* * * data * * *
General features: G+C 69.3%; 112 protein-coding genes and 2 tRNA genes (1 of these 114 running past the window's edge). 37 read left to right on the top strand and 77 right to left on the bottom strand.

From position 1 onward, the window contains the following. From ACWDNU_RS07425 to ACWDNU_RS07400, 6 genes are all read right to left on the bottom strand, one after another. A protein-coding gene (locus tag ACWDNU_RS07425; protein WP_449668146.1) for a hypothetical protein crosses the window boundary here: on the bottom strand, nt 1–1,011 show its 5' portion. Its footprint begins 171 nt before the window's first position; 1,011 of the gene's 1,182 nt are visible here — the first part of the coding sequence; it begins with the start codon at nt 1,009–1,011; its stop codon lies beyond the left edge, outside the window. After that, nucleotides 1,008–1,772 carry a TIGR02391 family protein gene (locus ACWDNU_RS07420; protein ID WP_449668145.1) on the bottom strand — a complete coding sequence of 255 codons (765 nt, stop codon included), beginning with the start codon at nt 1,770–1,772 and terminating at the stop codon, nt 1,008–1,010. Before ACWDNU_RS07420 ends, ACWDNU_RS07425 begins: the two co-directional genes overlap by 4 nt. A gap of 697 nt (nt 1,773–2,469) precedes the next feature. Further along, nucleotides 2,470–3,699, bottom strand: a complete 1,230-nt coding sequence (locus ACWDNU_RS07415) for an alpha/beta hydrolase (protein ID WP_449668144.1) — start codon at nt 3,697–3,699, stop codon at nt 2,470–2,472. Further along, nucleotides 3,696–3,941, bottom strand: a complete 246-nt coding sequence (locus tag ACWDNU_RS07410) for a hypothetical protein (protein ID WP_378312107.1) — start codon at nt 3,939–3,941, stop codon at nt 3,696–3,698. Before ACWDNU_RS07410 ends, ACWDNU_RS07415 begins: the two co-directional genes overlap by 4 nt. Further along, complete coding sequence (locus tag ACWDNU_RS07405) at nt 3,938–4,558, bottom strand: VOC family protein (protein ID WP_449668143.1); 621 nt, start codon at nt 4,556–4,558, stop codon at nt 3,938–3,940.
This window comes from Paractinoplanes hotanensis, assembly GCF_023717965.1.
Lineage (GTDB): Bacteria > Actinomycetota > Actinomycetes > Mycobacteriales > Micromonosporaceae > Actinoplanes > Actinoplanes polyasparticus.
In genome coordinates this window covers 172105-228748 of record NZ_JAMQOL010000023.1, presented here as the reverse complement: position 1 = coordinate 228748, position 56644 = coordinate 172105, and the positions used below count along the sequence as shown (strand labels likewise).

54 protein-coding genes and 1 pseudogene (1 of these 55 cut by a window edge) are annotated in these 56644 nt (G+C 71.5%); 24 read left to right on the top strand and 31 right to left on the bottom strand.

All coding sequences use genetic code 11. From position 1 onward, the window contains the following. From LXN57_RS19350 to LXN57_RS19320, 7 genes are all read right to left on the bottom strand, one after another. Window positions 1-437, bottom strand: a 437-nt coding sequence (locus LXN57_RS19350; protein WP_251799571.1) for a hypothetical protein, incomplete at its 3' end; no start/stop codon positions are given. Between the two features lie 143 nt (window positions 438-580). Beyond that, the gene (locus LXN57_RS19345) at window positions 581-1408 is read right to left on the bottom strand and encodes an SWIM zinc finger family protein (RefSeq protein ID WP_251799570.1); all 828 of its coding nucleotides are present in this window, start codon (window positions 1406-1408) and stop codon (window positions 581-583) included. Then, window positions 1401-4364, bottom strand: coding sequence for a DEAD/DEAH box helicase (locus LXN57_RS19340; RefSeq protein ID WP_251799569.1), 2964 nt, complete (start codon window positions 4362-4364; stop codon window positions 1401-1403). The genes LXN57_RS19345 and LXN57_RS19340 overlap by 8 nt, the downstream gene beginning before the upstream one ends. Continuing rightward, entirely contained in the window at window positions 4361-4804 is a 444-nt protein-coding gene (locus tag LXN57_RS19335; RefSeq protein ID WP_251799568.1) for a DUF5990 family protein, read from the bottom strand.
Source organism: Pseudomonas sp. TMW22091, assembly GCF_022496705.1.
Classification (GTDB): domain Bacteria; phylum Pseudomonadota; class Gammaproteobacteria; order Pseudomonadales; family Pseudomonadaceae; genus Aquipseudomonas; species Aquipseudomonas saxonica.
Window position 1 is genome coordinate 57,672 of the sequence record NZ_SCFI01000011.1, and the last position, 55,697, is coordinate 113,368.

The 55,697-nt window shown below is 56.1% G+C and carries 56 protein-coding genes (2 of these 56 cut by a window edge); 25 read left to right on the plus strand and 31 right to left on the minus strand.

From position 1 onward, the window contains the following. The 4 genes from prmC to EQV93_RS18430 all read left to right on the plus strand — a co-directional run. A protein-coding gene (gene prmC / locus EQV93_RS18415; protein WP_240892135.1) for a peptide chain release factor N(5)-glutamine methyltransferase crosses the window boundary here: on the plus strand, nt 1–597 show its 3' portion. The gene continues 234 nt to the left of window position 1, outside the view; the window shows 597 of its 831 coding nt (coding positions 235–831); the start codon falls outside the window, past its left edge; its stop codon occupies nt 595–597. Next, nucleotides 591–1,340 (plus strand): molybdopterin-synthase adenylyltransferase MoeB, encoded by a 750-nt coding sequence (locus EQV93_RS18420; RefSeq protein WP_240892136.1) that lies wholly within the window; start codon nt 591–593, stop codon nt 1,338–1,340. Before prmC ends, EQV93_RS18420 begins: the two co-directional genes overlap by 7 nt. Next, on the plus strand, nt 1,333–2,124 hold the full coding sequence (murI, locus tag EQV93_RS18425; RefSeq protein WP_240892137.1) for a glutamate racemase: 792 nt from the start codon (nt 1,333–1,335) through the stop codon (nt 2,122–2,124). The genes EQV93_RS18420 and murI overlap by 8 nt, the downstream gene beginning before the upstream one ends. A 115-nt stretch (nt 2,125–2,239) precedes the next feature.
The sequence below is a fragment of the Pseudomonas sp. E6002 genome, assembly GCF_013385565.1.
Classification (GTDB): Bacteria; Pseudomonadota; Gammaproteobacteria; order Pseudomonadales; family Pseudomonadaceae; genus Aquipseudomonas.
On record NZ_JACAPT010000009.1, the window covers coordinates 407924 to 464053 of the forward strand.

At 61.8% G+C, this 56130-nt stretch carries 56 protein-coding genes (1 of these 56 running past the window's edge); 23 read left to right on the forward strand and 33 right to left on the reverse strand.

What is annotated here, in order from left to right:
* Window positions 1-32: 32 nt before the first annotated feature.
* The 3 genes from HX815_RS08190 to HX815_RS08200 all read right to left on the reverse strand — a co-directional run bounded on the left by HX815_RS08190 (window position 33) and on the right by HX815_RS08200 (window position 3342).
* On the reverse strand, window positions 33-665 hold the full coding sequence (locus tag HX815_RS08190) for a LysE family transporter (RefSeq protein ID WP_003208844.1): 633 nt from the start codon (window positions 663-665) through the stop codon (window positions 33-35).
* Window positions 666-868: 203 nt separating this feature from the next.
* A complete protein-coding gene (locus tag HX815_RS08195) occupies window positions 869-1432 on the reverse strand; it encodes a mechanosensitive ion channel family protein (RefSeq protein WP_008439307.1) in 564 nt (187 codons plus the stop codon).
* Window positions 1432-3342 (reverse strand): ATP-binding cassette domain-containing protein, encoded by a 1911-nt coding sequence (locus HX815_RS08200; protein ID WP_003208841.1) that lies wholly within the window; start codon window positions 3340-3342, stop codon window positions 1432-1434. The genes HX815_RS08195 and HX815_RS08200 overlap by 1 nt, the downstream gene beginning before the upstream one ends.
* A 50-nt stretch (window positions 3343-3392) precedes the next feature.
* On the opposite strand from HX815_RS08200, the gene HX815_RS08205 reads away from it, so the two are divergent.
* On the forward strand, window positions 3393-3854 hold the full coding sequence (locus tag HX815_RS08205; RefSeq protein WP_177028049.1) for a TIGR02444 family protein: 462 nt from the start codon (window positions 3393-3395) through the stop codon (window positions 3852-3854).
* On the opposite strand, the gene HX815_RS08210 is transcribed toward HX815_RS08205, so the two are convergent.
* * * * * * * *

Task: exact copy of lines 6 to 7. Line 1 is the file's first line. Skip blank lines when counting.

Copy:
54 protein-coding genes and 1 pseudogene (1 of these 55 cut by a window edge) are annotated in these 56644 nt (G+C 71.5%); 24 read left to right on the top strand and 31 right to left on the bottom strand.

All coding sequences use genetic code 11. From position 1 onward, the window contains the following. From LXN57_RS19350 to LXN57_RS19320, 7 genes are all read right to left on the bottom strand, one after another. Window positions 1-437, bottom strand: a 437-nt coding sequence (locus LXN57_RS19350; protein WP_251799571.1) for a hypothetical protein, incomplete at its 3' end; no start/stop codon positions are given. Between the two features lie 143 nt (window positions 438-580). Beyond that, the gene (locus LXN57_RS19345) at window positions 581-1408 is read right to left on the bottom strand and encodes an SWIM zinc finger family protein (RefSeq protein ID WP_251799570.1); all 828 of its coding nucleotides are present in this window, start codon (window positions 1406-1408) and stop codon (window positions 581-583) included. Then, window positions 1401-4364, bottom strand: coding sequence for a DEAD/DEAH box helicase (locus LXN57_RS19340; RefSeq protein ID WP_251799569.1), 2964 nt, complete (start codon window positions 4362-4364; stop codon window positions 1401-1403). The genes LXN57_RS19345 and LXN57_RS19340 overlap by 8 nt, the downstream gene beginning before the upstream one ends. Continuing rightward, entirely contained in the window at window positions 4361-4804 is a 444-nt protein-coding gene (locus tag LXN57_RS19335; RefSeq protein ID WP_251799568.1) for a DUF5990 family protein, read from the bottom strand.